EDIT: I get Waller by getting the Squad to rescue her from Midtown is her way of covering up her involvement in Enchantress ‘escape’ in the first place, therefore she couldn’t trust using ‘good-guys’. But this is after she’s already formed Task Force X to take down ‘an evil Superman’. I stand by my point that the Suicide Squad is completely obsolete in that situation.

My other issue is that the characters were humanised too much. This isn’t Guardians of the Galaxy. These guys aren’t just people who’ve done a few cheeky things. They’re not rogues. They’re fucking psychopaths and murderers. Explore that. Show us how fucked up they are. The whole tag line for the advertising was ‘Worst heroes ever’ which from the off showed a total lack of understanding of these characters. They’re not heroes and they should never have been portrayed as such. It feels like the execs really bottled it.

Speaking of villains, Cara Delevingne’s Enchantress is a dull character who wants to destroy the world, just because. The plot is so straightforward, with the baddie lacking any real motivation and that would be fine if the film was actually fun or if any of the characters actually had any sort of depth to them (see Stark Trek Beyond).


Let’s get on to the Joker or whatever that was. I should say that I didn’t have any issues with Leto’s performance. He was creepy and I quite liked his voice. But that wasn’t the Joker. Nothing about that character was the Joker. The Joker is a terrifying unpredictable psychopath. Jared Leto played a gangster, with not much else to his character. I feel like we didn’t get any sense of what Leto’s Joker actually is, because he only gets around 10 minutes of screentime. It’s been revealed now that a lot of Leto’s scenes were cut from the final film so maybe we got more of his character in the original script. The look, I wasn’t a big fan of. I don’t like the tattoos and the jewellery. It all feels a bit too vain for the Joker. Like I said, I’m not blaming Leto for that, it’s David Ayers misunderstanding of these characters. If Joker is in your film, he’s got to be a big part and to have him on the fringes, disappearing for most of it is just a waste. I’d like to see what Leto does with a decent script written by somebody who has actually read an issue of Batman, though. Batfleck, you’re my only hope.

Sticking with the Joker and the aspect of the film I was looking forward to most was his relationship with Harley. But it just wasn’t fleshed out. I wanted to see her decent into madness, but we don’t get a chance to get inside the psyche of these characters. I wanted to see the Joker and Harley play off each other. And we don’t get any of that really.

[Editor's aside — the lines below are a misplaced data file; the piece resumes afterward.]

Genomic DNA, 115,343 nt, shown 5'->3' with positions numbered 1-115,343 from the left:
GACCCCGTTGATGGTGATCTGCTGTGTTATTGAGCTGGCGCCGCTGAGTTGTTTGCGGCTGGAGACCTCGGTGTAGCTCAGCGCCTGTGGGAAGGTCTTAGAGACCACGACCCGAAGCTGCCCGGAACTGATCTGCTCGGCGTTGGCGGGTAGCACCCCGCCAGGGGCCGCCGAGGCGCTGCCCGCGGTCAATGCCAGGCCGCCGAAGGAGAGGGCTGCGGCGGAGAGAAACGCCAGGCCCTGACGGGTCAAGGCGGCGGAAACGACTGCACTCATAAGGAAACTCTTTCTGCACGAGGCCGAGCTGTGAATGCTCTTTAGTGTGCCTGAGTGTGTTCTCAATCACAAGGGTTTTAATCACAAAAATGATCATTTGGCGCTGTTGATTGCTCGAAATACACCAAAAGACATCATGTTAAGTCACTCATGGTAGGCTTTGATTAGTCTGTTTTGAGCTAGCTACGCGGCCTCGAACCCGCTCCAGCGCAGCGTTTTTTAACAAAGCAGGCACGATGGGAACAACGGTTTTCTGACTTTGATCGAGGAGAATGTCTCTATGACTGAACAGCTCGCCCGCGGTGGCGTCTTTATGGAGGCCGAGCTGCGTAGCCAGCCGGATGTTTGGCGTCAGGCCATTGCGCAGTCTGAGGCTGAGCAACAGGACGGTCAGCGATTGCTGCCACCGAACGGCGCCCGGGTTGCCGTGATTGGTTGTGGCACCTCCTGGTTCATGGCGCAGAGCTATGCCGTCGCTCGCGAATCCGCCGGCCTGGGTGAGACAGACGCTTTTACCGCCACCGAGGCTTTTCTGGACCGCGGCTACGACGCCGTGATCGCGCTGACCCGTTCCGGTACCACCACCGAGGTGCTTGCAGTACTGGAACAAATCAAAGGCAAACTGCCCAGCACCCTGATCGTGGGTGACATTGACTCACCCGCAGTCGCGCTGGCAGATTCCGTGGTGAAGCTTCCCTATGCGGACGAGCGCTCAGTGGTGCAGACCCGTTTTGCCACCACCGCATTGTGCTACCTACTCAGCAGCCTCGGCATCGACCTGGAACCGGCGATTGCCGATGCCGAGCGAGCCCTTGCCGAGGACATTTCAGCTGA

Tonally, this film is all over the place. Bad jokes mixed with some genuinely disturbing moments leave it feeling like it’s having an identity crisis. This film was promised to subvert the superhero genre in a way that hadn’t been done before. And I feel like that was the original idea, only for DC and Warner Bros. to back out. This is a film that reeks of post production melding to ‘fix’ elements. This is what happens when you (apparently) only give your writer/director 6 weeks to write a script. The pacing too, was totally off.

Speaking of of being tonally off, there’s two moments in the film where women get punched in the face, which are played for laughs. C’mon guys it’s 2016.

So where does this leave the DCEU? This was the film supposed to get us back on track (have we been on track?). There’s no obvious tone or direction. There’s no confidence in what they’re doing and as a result everything is totally jumbled. There’s great bits and terrible bits. But in this film, it feels like they’ve edited out everything that might have been interesting and put in some shit jokes and generic plot points. Where Batman v Superman had too much going on, they’ve done the opposite here. It’s pretty linear with a few flashbacks but there are no risks taken. No character exploration. To make a generic, dull film with characters such as the Joker and Harley Quinn, two iconic DC villains, in the mix is unforgivable. It’s such a missed opportunity. And for that I’m genuinely gutted.


FORGETTABLE. Not particularly bad (except Killer Croc) but generally generic and quite dull, Suicide Squad manages to waste some of DCs iconic villains and turn them into pseudo-heroes which results in a missed opportunity.



7 thoughts on “Suicide Squad Review

  1. Great review, really enjoyed reading it. I did wonder why many of the squad who didn’t have super powers were there, like what is so special about Harley Quinn or Boomerang? Glad to see I wasn’t the only one a bit puzzled by this.

    Liked by 1 person

    • Cheers man! It’s such a cool idea executed so poorly. I think I’ve been a little harsh just because I was just so disappointed. It could have been something so great, if they’d just taken time to think about the script.
      I think I could have got over some of the plot problems if I had a good time or found any of the characters engaging but I just didn’t. Writing this genuinely made me sad.
      Still have high hopes for Wonder Woman though and I’d love to see Leto’s Joker with a good script.


  2. I think this film’s flaws all come from its PG rating. If it had been R-rated, we could have seen crazed psychopaths being forced into doing the right thing. I definitely think Enchantress was a dull villain and would have rather liked to see the Squad being sent to a foreign country to eradicate US enemies. I think DC still have a long way to go but things are getting better. Looking forward to Justice League and Wonder Woman.

    Liked by 1 person